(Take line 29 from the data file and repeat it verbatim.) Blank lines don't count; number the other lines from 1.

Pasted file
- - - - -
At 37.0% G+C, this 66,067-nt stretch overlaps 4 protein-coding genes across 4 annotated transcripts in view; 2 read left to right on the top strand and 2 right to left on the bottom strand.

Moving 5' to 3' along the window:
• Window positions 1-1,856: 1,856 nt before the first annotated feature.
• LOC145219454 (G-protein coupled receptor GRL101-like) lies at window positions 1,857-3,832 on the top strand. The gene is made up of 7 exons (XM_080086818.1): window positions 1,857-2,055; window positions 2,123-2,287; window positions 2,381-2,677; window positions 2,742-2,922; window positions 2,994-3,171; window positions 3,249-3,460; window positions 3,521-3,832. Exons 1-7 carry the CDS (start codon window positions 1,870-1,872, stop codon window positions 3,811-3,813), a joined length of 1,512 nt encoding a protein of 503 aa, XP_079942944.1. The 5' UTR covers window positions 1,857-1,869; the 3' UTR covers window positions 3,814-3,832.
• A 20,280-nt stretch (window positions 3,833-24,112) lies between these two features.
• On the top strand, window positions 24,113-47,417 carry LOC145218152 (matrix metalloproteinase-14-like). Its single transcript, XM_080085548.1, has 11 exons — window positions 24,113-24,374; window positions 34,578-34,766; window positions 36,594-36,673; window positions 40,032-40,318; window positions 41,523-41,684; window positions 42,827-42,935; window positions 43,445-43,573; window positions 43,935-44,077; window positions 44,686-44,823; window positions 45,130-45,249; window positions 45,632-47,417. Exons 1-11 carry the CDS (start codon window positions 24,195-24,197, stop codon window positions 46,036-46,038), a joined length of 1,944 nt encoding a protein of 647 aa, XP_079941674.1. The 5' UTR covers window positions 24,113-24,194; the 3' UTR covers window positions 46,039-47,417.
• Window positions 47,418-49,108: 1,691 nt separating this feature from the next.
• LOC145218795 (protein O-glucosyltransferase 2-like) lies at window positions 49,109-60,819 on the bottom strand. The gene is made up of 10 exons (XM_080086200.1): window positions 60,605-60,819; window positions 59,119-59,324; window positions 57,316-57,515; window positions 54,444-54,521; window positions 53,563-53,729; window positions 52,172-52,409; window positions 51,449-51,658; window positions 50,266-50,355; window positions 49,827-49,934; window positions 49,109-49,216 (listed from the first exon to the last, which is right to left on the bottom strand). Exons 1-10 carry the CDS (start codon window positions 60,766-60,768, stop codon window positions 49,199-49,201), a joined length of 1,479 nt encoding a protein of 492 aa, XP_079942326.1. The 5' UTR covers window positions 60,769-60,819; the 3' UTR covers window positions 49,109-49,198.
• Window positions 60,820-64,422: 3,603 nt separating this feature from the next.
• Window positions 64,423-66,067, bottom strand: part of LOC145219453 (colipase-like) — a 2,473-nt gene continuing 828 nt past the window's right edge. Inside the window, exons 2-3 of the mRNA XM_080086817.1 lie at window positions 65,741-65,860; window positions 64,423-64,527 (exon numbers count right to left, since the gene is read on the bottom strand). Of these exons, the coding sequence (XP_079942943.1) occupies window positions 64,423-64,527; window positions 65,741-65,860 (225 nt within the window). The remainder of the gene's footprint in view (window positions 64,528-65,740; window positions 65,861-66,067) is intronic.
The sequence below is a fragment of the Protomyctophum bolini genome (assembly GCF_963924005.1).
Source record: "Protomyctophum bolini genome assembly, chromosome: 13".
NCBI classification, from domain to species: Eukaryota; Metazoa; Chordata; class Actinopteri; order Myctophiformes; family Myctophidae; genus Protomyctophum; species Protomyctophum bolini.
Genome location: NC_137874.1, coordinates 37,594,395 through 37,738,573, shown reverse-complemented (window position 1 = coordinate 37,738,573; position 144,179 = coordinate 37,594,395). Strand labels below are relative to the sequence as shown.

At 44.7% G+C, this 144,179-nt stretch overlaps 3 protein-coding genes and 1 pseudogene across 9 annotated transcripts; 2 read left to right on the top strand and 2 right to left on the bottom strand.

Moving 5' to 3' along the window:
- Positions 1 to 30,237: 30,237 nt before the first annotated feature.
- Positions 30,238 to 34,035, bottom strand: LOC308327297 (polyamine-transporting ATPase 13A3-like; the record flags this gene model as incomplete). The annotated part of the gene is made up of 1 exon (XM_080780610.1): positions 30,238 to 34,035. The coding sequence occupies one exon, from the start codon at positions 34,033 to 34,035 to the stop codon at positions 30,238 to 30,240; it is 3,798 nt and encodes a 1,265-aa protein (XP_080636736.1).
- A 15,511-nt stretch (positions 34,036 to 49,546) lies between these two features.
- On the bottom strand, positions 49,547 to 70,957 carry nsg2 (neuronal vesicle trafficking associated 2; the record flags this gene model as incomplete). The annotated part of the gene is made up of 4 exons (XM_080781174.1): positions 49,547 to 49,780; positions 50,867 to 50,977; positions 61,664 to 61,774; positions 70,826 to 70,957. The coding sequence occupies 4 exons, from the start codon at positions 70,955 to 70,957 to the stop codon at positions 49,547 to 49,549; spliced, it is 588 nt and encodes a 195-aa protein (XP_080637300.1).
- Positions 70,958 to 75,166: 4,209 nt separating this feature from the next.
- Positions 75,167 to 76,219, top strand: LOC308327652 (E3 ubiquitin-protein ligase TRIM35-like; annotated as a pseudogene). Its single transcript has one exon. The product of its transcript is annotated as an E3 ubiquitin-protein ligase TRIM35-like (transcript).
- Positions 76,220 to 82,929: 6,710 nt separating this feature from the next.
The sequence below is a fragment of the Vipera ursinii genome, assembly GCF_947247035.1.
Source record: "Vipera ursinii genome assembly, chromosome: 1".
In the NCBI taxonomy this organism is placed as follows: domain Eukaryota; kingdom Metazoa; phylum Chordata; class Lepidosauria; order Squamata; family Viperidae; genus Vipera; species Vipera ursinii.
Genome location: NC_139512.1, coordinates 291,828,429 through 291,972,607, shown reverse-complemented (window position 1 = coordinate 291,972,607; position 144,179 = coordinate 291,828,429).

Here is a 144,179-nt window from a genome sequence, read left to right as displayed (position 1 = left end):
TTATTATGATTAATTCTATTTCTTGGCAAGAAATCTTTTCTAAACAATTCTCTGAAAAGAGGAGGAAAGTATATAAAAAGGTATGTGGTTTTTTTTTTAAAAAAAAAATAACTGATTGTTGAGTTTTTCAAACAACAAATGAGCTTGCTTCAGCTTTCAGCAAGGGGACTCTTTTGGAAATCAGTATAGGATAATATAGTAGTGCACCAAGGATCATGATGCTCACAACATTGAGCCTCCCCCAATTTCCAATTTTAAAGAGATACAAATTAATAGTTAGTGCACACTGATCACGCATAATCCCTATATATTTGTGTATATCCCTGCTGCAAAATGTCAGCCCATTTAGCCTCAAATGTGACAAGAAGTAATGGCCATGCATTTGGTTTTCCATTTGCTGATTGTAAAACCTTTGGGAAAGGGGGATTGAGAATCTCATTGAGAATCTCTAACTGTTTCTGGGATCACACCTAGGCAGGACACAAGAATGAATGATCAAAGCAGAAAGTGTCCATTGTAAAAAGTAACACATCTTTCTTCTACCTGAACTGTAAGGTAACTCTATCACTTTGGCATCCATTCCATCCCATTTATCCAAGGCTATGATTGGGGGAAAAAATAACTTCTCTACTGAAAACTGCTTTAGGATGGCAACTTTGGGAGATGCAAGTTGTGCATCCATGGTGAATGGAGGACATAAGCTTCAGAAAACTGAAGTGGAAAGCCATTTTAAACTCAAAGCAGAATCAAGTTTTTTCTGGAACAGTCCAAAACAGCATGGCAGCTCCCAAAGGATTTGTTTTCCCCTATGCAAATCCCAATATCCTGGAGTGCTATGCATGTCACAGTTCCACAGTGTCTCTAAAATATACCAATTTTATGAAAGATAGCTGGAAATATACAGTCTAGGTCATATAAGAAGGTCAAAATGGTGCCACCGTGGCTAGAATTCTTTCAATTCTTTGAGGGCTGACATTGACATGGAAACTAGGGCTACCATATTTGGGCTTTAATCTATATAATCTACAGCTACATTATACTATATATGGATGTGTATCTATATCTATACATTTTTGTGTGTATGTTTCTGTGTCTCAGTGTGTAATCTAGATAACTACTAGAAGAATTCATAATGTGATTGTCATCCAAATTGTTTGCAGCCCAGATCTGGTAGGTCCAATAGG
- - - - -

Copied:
TTATTATGATTAATTCTATTTCTTGGCAAGAAATCTTTTCTAAACAATTCTCTGAAAAGAGGAGGAAAGTATATAAAAAGGTATGTGGTTTTTTTTTTAAAAAAAAAATAACTGATTGTTGAGTTTTTCAAACAACAAATGAGCTTGCTTCAGCTTTCAGCAAGGGGACTCTTTTGGAAATCAGTATAGGATAATATAGTAGTGCACCAAGGATCATGATGCTCACAACATTGAGCCTCCCCCAATTTCCAATTTTAAAGAGATACAAATTAATAGTTAGTGCACACTGATCACGCATAATCCCTATATATTTGTGTATATCCCTGCTGCAAAATGTCAGCCCATTTAGCCTCAAATGTGACAAGAAGTAATGGCCATGCATTTGGTTTTCCATTTGCTGATTGTAAAACCTTTGGGAAAGGGGGATTGAGAATCTCATTGAGAATCTCTAACTGTTTCTGGGATCACACCTAGGCAGGACACAAGAATGAATGATCAAAGCAGAAAGTGTCCATTGTAAAAAGTAACACATCTTTCTTCTACCTGAACTGTAAGGTAACTCTATCACTTTGGCATCCATTCCATCCCATTTATCCAAGGCTATGATTGGGGGAAAAAATAACTTCTCTACTGAAAACTGCTTTAGGATGGCAACTTTGGGAGATGCAAGTTGTGCATCCATGGTGAATGGAGGACATAAGCTTCAGAAAACTGAAGTGGAAAGCCATTTTAAACTCAAAGCAGAATCAAGTTTTTTCTGGAACAGTCCAAAACAGCATGGCAGCTCCCAAAGGATTTGTTTTCCCCTATGCAAATCCCAATATCCTGGAGTGCTATGCATGTCACAGTTCCACAGTGTCTCTAAAATATACCAATTTTATGAAAGATAGCTGGAAATATACAGTCTAGGTCATATAAGAAGGTCAAAATGGTGCCACCGTGGCTAGAATTCTTTCAATTCTTTGAGGGCTGACATTGACATGGAAACTAGGGCTACCATATTTGGGCTTTAATCTATATAATCTACAGCTACATTATACTATATATGGATGTGTATCTATATCTATACATTTTTGTGTGTATGTTTCTGTGTCTCAGTGTGTAATCTAGATAACTACTAGAAGAATTCATAATGTGATTGTCATCCAAATTGTTTGCAGCCCAGATCTGGTAGGTCCAATAGG